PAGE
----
INDYCAR Photo by Chris Owens
INDYCAR Photo by Chris Owens

Alexander Rossi is ‘determined at Detroit’

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DETROIT – Alexander Rossi proved determination can take a race driver to the next level when he used aggression bordering on anger to nearly win last Sunday’s 103rdIndianapolis 500. This weekend at Belle Isle, the NTT IndyCar Series driver at Andretti Autosport is hoping determination is the key to victory at Detroit.

Rossi was the fastest driver in Friday’s second practice session with a fast time of 1:15.1367 around the 2.35-mile, 14-turn temporary street course at Detroit’s Belle Isle in the No. 27 NAPA Honda.

Rossi dominated last year’s second race in the Chevrolet Detroit Grand Prix when he started on the pole and led 46 of the 70 laps in the contest, his race ended in disappointment. Rossi appeared to be on his way to another victory before his Andretti Autosport teammate Ryan Hunter-Reay was able to go off-strategy, run laps in the race as if he were on a qualification run, and pressure Rossi into making a mistake toward the end of the race.

Hunter-Reay was successful in getting to the rear of Rossi’s Honda and causing him to lock up the brakes going into the turns. Finally, on Lap 64, Hunter-Reay’s strategy paid off and Rossi’s left front rear went flat and that sent him into the runoff area in Turn 3.

Instead of celebrating a victory, Rossi finished 12th. The previous day, Rossi finished third in the first race of the doubleheader weekend.

“We have some unfinished business here,” Rossi said. “It was really disappointing. We led so much of the race and to have it go away the way it did sucks. We know we have a great race car. We’ve been strong here. We’ll keep chipping away and hope we win tomorrow or Sunday.

“That’s the cool thing about this place, we have two shots at this track every year.”

The last two years, Rossi has dominated one of the other street courses on the schedule, winning the Acura Grand Prix of Long Beach from the pole in consecutive years.

But he has never won on the streets of Belle Isle in Detroit in six previous starts.

“There are no comparisons between here and Long Beach other than they are both street courses,” Rossi said. “We’ve had a strong car here, but not a dominant car like we have had at Long Beach. Getting third last year in Race One was good. We should have been on the podium in Race Two, but that didn’t happen.

“I think we have a top-five car. It’s a matter of executing in both races.”

The track surface is also rough and bumpy, giving a driver a jarring ride and taking its toll on suspensions.

“When I first came here, it was quite a shock from all of the other street tracks we come to,” Rossi said. “It’s definitely a unique place. You have to learn to love the bumps. You have to figure out ways to get around them. There are certain bumps in braking zones and in corners that if you have a slightly different line or approach with your driving style, you can mitigate the impact that the bumps have.

“I think you can see a bit of separation at a place like this just for small driving style differences, which is great. At the end of the day, even with all that being said, we saw it’s so close at the top, close throughout the whole field. That’s pretty normal of IndyCar racing.”

That is one reason why Rossi takes a racing line that comes very close to the wall.

“Our MO at all of the places is to get close to the wall,” Rossi said. “It’s tricky. It’s super bumpy. It’s one of the bumpiest tracks we go to. You learn to love the bumps. You can dictate the car based on certain bumps in certain corners.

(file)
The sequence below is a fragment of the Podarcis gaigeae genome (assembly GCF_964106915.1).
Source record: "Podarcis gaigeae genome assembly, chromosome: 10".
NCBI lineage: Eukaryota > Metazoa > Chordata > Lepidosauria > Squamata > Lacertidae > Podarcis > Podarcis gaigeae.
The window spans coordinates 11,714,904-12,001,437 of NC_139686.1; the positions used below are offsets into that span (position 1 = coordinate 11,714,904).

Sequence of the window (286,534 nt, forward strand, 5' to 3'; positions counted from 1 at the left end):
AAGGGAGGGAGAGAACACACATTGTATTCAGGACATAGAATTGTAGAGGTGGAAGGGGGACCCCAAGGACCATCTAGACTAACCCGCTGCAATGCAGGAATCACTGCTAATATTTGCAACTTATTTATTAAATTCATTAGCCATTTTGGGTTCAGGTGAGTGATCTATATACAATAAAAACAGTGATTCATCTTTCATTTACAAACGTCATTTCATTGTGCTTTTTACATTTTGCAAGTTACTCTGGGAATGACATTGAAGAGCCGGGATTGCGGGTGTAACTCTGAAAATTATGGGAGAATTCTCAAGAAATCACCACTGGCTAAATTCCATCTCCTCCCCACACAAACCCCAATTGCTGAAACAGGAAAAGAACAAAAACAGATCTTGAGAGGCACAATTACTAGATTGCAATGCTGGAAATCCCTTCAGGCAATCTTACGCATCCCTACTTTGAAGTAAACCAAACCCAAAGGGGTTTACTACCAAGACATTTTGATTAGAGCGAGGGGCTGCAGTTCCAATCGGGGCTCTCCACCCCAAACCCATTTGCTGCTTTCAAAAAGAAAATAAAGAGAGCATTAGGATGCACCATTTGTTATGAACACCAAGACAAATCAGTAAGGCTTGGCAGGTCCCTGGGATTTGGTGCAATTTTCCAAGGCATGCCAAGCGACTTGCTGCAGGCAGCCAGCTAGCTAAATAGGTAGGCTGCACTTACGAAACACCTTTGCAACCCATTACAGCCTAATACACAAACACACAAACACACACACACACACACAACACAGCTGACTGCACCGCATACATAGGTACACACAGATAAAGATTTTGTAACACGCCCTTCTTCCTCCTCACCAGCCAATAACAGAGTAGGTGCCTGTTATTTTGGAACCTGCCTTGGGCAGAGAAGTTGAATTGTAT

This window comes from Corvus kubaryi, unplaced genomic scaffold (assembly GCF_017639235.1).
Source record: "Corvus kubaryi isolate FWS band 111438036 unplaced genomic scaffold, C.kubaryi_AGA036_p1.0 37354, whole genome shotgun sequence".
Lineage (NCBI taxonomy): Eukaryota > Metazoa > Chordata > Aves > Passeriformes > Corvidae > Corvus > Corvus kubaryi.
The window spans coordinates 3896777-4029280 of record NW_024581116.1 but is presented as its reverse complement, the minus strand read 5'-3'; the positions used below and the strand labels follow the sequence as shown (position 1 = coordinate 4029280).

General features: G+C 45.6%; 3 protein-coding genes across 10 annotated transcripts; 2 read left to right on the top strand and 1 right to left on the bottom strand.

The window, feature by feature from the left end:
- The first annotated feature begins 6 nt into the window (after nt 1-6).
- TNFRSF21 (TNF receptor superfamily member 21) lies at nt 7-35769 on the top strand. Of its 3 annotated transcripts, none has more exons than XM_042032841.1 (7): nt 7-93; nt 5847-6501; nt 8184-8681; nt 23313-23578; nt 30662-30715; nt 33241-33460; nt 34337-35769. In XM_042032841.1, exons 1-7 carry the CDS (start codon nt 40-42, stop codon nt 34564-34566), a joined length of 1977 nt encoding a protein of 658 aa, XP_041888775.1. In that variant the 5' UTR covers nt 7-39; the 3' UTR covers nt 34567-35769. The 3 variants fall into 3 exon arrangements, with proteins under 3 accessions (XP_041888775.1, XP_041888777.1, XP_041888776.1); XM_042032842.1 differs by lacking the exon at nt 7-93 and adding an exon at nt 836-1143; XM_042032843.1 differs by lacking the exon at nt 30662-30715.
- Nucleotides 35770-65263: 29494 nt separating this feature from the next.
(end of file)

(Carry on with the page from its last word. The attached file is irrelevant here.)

“It’s a challenge. It’s a lot of fun.”

The Detroit Doubleheader is a bit of an endurance contest to the drivers in the field who have just completed three weeks of action at the Indianapolis Motor Speedway culminating with the biggest race in the world in the Indy 500.

Rossi finished just 0.2086-of-a-second behind Simon Pagenaud in a thrilling duel in the final 13 laps of the Indy 500 after leading five times for 22 laps.

Rossi has not watched the NBC replay of the 103rdIndianapolis 500. It’s an ending he doesn’t want to relive.

“I’m over it,” Rossi said. “I haven’t watched all of it. I’ve watched clips. I haven’t watched the whole Indy 500. I don’t have the mental longevity.

“I roughly know what happened.”

Drivers and crews have to strike a balance between physical and mental exhaustion entering the Detroit Doubleheader.

“Indianapolis isn’t that physical, but from a mental aspect, it’s a long month with a lot of information you are trying to take in, you don’t have a lot of time from a mental aspect to rest,” Rossi said. “We’re on Detroit, so that’s what’s important. We’re going to go try to win two races. There’s weather potentially coming, and we’ll see what happens.

“We’re focused on Detroit. Trying to maximize the weekend here. From a points perspective, it just as important as the 500. This is a really important stretch of races in the championship. Now that Indy is behind us, it’s really our only focus.”

Rob Edwards is Andretti Autosport COO and calls Rossi’s race strategy. The two have developed a very good working relationship that has made the No. 27 car one of the most feared on the race track.

“He’s pretty good when he is angry, that’s for sure,” Edwards said. “He has a sense of aggression on the track, but he has a great sense of humor with the crew. He fits in perfectly with this team.

“He has won at Long Beach the past two years and clearly had an opportunity to win here the last two years. Every street circuit you go to has subtle differences. Long Beach has come very naturally, but here we are working through those differences.”

Long Beach has some long and fast straights. Detroit has shorter straights.

“We have high-speed in Turn 1 and Turn 2 here and the complex in Turns 7-11 and that is similar to the complex with the Turn 4 and Turn 5 area in Long Beach,” Edwards explained. “Here, it’s bumpier and the track surface is different.

“The bumps and the track surface are the two biggest differences.”

When Rossi is driving at his peak performance, he is so good it’s like he is racing on a different track than the other drivers.

It’s like watching Michael Jordan play basketball in his prime.

“That is true of any driver when they are in ‘The Zone,’” Edwards said. “Between the setup of the car, Alexander and track, that’s true. All of that is confidence. He is confident in the car, confident in the engineer and in the group that we have got.

“You have to have that foundation to make some of those decisions.

“When you see the opportunity, you have to take it. And, Alex recognizes the opportunity when it is in front of him.”

The good thing about the NTT IndyCar Series schedule is the losers of the Indy 500 don’t have long to dwell over the outcome. It’s off to the next project and in this case, it’s the only doubleheader of the year.

There is too much work to do.